Since my last post, I've been highly focused on Tensorflow projects at home and at work. In the process of running Tensorflow behind an API, I've needed to make code changes to the "secret sauce" (business logic) that stands before Tensorflow and actually provides it with its data. This could be in the pipeline of multiple Tensorflow models chained together, image manipulation, working with data that gets outputted from the model, or whatever other reasons. Unfortunately, it is often slow and wastes a bunch of time to constantly restart the whole server (including reinitializing Tensorflow for 20 or 30 seconds), especially when you simply made a typo or used the wrong variable name or something like that.
Besides the Tensorflow work, I've been involved in many blog-worthy pursuits since my last post but simply haven't had time to write about them. (In fact, I meant to write this last week, but forgot.) Anyway, at the end of June, right before my previous post, I began running biweekly meetups called "Tensorflow Tuesday Office Hours." Here, interested people get together in various locations around town to talk about Tensorflow and get their questions addressed, whether it be about installation, scaling it up, mathematical questions, or picking a model. In the process of helping people install, I decided it'd be worthwhile to try the mainline Tensorflow version that includes the Jupyter notebook rather than the "devel" version that has command-line access only but has more of the Tensorflow Github repo included in its image. It had been many years since I used Jupyter, and had forgotten its benefits as, for such a long time, I fought the Python shell to enter long functions and make tweaks to specific lines in them. Of course, with Jupyter, you just click on what you want to tweak, then rerun that code snippet. (2013 called me and congratulated me on this rediscovery. :-P)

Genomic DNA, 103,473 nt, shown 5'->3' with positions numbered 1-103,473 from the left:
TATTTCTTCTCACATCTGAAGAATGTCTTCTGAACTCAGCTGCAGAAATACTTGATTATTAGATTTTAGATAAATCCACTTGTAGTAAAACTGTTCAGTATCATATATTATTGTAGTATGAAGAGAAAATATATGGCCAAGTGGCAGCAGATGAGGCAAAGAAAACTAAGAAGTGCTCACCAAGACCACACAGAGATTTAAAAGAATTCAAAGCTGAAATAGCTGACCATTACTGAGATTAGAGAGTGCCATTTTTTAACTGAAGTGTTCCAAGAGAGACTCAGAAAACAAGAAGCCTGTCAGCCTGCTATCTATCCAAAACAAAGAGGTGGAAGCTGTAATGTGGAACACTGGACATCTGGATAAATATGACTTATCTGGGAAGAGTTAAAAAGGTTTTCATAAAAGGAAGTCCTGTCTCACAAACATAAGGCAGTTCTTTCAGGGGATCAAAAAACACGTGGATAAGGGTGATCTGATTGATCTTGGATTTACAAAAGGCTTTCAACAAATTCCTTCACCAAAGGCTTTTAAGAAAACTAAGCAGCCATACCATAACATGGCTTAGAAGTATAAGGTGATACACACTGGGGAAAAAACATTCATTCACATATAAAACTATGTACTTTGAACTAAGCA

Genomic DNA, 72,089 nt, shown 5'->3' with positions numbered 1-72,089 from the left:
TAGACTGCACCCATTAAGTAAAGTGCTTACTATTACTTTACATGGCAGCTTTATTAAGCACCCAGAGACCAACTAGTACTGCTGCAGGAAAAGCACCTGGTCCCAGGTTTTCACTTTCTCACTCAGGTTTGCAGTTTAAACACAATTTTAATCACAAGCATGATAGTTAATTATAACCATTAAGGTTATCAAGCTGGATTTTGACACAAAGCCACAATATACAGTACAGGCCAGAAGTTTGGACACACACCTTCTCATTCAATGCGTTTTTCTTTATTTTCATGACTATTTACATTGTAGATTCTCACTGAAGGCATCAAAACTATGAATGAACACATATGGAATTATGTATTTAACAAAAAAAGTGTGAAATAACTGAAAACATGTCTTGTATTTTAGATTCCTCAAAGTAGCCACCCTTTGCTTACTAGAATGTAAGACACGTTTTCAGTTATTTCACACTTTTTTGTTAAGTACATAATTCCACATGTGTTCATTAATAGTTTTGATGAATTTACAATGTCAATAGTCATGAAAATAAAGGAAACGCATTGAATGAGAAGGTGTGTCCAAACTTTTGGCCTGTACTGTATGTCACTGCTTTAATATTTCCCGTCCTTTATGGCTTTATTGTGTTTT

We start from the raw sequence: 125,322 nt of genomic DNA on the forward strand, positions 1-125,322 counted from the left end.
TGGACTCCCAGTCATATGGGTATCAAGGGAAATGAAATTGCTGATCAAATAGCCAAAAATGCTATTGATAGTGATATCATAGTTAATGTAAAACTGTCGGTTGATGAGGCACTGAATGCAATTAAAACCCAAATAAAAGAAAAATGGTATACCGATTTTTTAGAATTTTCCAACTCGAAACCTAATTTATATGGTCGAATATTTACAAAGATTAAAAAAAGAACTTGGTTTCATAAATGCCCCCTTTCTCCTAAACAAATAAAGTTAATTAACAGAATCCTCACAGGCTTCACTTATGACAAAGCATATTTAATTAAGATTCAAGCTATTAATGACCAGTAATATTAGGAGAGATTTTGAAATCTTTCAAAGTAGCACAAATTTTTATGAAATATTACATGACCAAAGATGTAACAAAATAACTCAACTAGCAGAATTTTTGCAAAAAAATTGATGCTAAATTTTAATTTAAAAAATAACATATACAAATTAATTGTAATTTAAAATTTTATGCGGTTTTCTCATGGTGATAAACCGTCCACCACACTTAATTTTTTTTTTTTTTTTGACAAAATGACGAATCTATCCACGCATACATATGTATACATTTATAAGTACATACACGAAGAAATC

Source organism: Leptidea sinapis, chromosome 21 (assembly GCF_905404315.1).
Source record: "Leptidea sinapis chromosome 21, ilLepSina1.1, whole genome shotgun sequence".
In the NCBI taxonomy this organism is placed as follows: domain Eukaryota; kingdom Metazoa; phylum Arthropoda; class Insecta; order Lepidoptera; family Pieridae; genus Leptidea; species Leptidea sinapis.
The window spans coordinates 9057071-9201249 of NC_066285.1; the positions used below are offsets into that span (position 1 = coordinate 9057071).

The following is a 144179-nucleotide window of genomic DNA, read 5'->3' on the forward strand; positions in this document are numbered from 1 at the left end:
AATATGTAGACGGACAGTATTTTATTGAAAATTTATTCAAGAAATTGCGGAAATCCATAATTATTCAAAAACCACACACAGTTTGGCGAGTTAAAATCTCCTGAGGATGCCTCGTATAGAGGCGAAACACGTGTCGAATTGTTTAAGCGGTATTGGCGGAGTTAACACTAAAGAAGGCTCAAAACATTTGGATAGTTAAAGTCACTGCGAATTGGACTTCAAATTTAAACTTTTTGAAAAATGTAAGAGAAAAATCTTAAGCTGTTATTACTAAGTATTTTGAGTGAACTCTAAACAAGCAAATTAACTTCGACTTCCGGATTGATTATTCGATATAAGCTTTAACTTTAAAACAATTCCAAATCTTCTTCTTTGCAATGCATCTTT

It didn't take me long to realize I could utilize a Jupyter notebook to run a Python server where I could change the route functions that a Python server calls when a request is made to a particular endpoint on the server. This would allow me to make small tweaks to the business logic for the sake of testing the accuracy, performance, or simply fixing typos, without having to wait on Tensorslow [sic] to restart.
The original application I was going to test this with was written using a Flask server. Flask is a popular choice for quick proofs of concept written in Python, but has many downsides that make it unsuitable for production. And, as much as I tried to change the underlying route function that Flask would call, it seems like the Flask process would simply take over the entire Jupyter notebook and no other code snippets could be run in Jupyter once you start a Flask server. Maybe further research would uncover why or how to get around it, but since the app was being ported to Tornado anyway, I put the Flask research to bed and attempted to do this with Tornado. To make a long story short, I got it working, and can make changes to the functions that Tornado runs whenever it runs a server route.
Where does the code live?
Check out my Jupyter notebook on GitHub here: https://github.com/mrcity/baby-tornado
In this notebook, simply run In , In , and In . Each time you want to change what a particular API endpoint and request type does, just edit the code in In  and run In . Call your endpoint again and observe the change!
As far as Tensorflow is concerned, you could initialize it in the notebook in stage, load the model in stage 3, and then not have to worry about those steps ever again -- just change your business logic in stage 2. Enjoy!